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Seattle Police Shooting Was 'Cold-Blooded Murder,' NAACP Head Says

Andre Taylor (left), Davitta Briscoe (center) and Brenda Taylor - all members of the late Che Taylor's family - appear at an NAACP news conference in February.
Che Taylor's brother Andre Taylor (left), sister Davitta Briscoe (center) and wife Brenda Taylor appear at an NAACP news conference on Tuesday.

Emotions running high, about 100 people gathered at the site of the shooting in Northeast Seattle last night.

Che Taylor, 47, was shot by police in the Wedgwood neighborhood, in the 2200 block of Northeast 85th Street.

They heard prayers, memories and anguish from Che Taylor's mother, Joyce.

"My heart is broke, that was my baby, that was my love,” she said. “We did everything together. So we've come to fight; he's got some warriors."

To her family and the Seattle-King County chapter of the NAACP, Taylor's death resembles the cases that prompted the Black Lives Matter movement.

Gerald Hankerson, president of the local NAACP chapter called it "cold-blooded murder."

“Let me repeat: cold-blooded murder, executed by Seattle Police Department on Sunday morning,” he said.

The Seattle Police Department has started an investigation, and now the NAACP wants its own.

Taylor was a convicted felon who wasn't allowed to carry a firearm, but police say he was seen with a gun Sunday. Taylor’s criminal history included convictions for assault, robbery and rape.

The controversy in this case comes down to what the dash-cam video shows.

The Seattle Police Department has released one minute of that video.

Officers were attempting to arrest Taylor and approached a car he was standing by, then ordered him to show his hands and get on the ground.

Police and a civilian witness say Taylor appeared to be reaching for a gun when officers shot him in the Wedgwood neighborhood. A police dash cam video shows officers approaching Taylor as he stands behind a white car.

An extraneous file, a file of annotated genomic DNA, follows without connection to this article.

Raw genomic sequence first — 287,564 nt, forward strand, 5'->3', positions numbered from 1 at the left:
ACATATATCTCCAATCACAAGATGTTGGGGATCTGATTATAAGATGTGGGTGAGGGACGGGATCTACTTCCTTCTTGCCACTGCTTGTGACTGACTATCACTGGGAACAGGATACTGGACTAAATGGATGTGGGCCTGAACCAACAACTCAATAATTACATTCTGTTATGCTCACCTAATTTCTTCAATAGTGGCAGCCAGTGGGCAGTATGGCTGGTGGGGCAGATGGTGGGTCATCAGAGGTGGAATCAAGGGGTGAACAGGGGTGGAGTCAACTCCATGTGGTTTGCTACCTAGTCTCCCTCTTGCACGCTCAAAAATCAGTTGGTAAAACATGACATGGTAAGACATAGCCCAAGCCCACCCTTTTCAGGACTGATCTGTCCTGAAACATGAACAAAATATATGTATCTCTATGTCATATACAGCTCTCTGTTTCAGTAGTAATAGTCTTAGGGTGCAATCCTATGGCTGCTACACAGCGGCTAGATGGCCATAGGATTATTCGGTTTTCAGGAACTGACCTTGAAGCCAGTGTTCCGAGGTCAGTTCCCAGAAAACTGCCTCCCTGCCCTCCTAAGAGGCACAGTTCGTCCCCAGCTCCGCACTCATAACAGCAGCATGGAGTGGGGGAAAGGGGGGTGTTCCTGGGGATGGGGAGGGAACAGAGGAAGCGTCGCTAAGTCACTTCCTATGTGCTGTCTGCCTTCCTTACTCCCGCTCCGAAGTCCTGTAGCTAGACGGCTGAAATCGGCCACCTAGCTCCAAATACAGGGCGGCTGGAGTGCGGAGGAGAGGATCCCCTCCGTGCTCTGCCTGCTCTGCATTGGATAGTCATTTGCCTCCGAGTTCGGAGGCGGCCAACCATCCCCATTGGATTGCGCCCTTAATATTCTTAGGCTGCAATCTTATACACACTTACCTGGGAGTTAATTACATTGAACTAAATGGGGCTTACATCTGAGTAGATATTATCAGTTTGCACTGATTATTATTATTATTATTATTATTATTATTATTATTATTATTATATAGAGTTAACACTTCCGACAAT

Local NAACP President Gerald Hankerson says he sees a different story in the video.

"I saw Mr. Taylor put his hands in the air, and then, 'Get down, put your hands up, get down, put your hands up', but he complied [with] exactly what the officers told him to do,” Hankerson said. “The next part is when the fires were shot, is where now the police are saying that he reached for a weapon."

In the video, a car obstructs the view of Taylor's specific movements.

The police department has placed the officers involved on paid administrative leave.

The department says officers recovered a firearm from Taylor, and that when he arrived at Harborview Medical Center, he was carrying approximately 6 ounces of narcotics.

Meanwhile, family members like Taylor's sister Davitta Briscoe are grieving.

"He spent his time with his family,” Briscoe said. “I have pictures of my brother coming to my daughter's birthday parties and skating with them."

Organizers planned a ralloy outside of the police headquarters on Thursday.

Warning: video contains violent images.

Correction 2/24/2016: An earlier version of this story incorrectly stated the address of where the shooting took place.